7 Therefore that disciple whom Jesus loved said to Peter, “It is the Lord!” Now when Simon Peter heard that it was the Lord, he put on his outer garment (for he had removed it), and plunged into the sea. 8 But the other disciples came in the little boat (for they were not far from land, but about two hundred cubits), dragging the net with fish. 9 Then, as soon as they had come to land, they saw a fire of coals there, and fish laid on it, and bread. 10 Jesus said to them, “Bring some of the fish which you have just caught.”

11 Simon Peter went up and dragged the net to land, full of large fish, one hundred and fifty-three; and although there were so many, the net was not broken. 12 Jesus said to them, “Come and eat breakfast.” Yet none of the disciples dared ask Him, “Who are You?”—knowing that it was the Lord. 13 Jesus then came and took the bread and gave it to them, and likewise the fish.

14 This is now the third time Jesus showed Himself to His disciples after He was raised from the dead.

Hebrews 4:14-5:6

Our Compassionate High Priest

14 Seeing then that we have a great High Priest who has passed through the heavens, Jesus the Son of God, let us hold fast our confession. 15 For we do not have a High Priest who cannot sympathize with our weaknesses, but was in all points tempted as we are, yet without sin. 16 Let us therefore come boldly to the throne of grace, that we may obtain mercy and find grace to help in time of need.

Qualifications for High Priesthood

5 For every high priest taken from among men is appointed for men in things pertaining to God, that he may offer both gifts and sacrifices for sins. 2 He can have compassion on those who are ignorant and going astray, since he himself is also subject to weakness. 3 Because of this he is required as for the people, so also for himself, to offer sacrifices for sins. 4 And no man takes this honor to himself, but he who is called by God, just as Aaron was.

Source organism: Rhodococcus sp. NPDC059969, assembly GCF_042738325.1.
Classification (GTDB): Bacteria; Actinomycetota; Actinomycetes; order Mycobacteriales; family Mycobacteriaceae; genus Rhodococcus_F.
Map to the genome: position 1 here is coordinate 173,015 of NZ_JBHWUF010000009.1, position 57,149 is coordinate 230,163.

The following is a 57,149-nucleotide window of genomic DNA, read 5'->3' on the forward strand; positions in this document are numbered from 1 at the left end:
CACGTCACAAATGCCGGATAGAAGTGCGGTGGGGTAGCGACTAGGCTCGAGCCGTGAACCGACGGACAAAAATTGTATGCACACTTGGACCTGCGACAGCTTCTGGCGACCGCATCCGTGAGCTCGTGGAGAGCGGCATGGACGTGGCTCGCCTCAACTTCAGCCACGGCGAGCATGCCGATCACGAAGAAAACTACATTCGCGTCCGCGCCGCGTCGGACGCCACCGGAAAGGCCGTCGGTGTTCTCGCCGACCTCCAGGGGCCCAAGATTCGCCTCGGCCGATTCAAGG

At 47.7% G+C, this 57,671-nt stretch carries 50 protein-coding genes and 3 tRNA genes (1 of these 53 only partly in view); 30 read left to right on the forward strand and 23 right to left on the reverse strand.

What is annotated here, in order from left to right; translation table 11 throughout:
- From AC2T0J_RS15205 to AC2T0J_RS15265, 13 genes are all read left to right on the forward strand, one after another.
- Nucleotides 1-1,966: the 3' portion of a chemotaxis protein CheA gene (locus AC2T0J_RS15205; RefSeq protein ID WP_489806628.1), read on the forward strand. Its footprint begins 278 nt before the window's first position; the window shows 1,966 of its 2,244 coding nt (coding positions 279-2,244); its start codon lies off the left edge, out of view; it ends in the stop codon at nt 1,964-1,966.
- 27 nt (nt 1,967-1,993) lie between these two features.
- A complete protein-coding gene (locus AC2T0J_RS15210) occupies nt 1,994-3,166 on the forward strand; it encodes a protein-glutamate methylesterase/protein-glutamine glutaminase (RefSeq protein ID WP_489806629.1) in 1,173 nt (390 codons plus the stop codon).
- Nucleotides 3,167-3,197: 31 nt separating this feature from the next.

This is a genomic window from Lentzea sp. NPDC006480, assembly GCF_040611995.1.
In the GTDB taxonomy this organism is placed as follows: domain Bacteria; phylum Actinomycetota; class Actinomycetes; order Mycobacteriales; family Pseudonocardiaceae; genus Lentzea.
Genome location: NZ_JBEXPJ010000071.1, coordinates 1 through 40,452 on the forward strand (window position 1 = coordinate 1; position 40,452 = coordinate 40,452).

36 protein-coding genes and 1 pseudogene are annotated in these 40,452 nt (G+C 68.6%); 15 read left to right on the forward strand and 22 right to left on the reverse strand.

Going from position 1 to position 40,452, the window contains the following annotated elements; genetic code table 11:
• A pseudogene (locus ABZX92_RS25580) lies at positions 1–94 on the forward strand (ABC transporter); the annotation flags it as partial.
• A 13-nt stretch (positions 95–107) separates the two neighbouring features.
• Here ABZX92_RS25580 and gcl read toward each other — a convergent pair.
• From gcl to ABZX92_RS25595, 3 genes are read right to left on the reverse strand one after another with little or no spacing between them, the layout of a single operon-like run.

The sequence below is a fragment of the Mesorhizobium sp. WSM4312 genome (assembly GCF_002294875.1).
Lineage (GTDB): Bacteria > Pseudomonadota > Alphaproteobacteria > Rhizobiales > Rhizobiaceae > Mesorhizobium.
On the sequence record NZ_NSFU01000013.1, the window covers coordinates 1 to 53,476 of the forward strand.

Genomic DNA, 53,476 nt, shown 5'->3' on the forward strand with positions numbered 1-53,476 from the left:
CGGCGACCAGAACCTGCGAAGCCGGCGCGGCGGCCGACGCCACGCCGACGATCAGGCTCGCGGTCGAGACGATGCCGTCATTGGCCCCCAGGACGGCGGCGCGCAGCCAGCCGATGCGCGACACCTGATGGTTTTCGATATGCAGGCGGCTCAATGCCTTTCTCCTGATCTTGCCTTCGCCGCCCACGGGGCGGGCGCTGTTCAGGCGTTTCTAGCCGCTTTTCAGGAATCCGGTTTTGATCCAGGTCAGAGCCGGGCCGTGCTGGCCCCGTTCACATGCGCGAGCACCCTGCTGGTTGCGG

A Priest Forever

5 So also Christ did not glorify Himself to become High Priest, but it was He who said to Him:

“You are My Son,
Today I have begotten You.”

6 As He also says in another place:

“You are a priest forever
According to the order of Melchizedek”;

Mark 8:34-9:1

Take Up the Cross and Follow Him

34 When He had called the people to Himself, with His disciples also, He said to them, “Whoever desires to come after Me, let him deny himself, and take up his cross, and follow Me. 35 For whoever desires to save his life will lose it, but whoever loses his life for My sake and the gospel’s will save it. 36 For what will it profit a man if he gains the whole world, and loses his own soul? 37 Or what will a man give in exchange for his soul? 38 For whoever is ashamed of Me and My words in this adulterous and sinful generation, of him the Son of Man also will be ashamed when He comes in the glory of His Father with the holy angels.”

The Transfiguration of Christ

9 And He said to them, “Assuredly, I say to you that there are some standing here who will not taste death till they see the kingdom of God present with power.”

Abbot Tryphon

About Abbot Tryphon

The Very. Rev. Abbot Tryphon is Igumen of All-Merciful Saviour Monastery on Vashon Island, Washington. Situated in the heart of a beautiful forest, surrounded by the Salish Sea, the monastery is reached by ferry from either Seattle, or Tacoma, Washington.

2 comments:

  1. Thankyou Fr Tryphon, my mother is now been placed in a full time care facility. 2 visits to her six weeks ago is what took me to the edge of the abyss, I couldn’t deal with it mentally or emotionally, she is the final stages now and hasn’t recognized me for the last 2 years now anyway. Covid, nasty seperation, not being able to see my children and then mum. 6 weeks on, antidepressants, psychotherapy and alot of church services I’m starting to pull the plane out of the nose dive. Still haven’t seen mum, 5 mins with my children today. Yes the guilt of not seeing mum has been slowly building, but thanks to you and todays email, I understand I need to fix myself first.
    Thankyou Fr Tryphon, God bless you!!
    Yours sincerely.
    Victor, Sydney, Australia.

  2. Bless Father,

    I have to say that in 1 to 2 generations the family structure in terms of number of children has taken a noticeable change. The 4-5-6 + families are rare today. Big city life, careers, holidays, materialism and many more factors that essentially are against traditional Christian Orthodox values have decreased family numbers.
    These i believe are just a few reasons for Nursing Homes and not caring for our family at home as it once was.

    Thank you for helping us with your words and to also realise the need for us to always pray for discernment when we face being overburdened with caring for others together with our daily struggles.

    Sasho & Family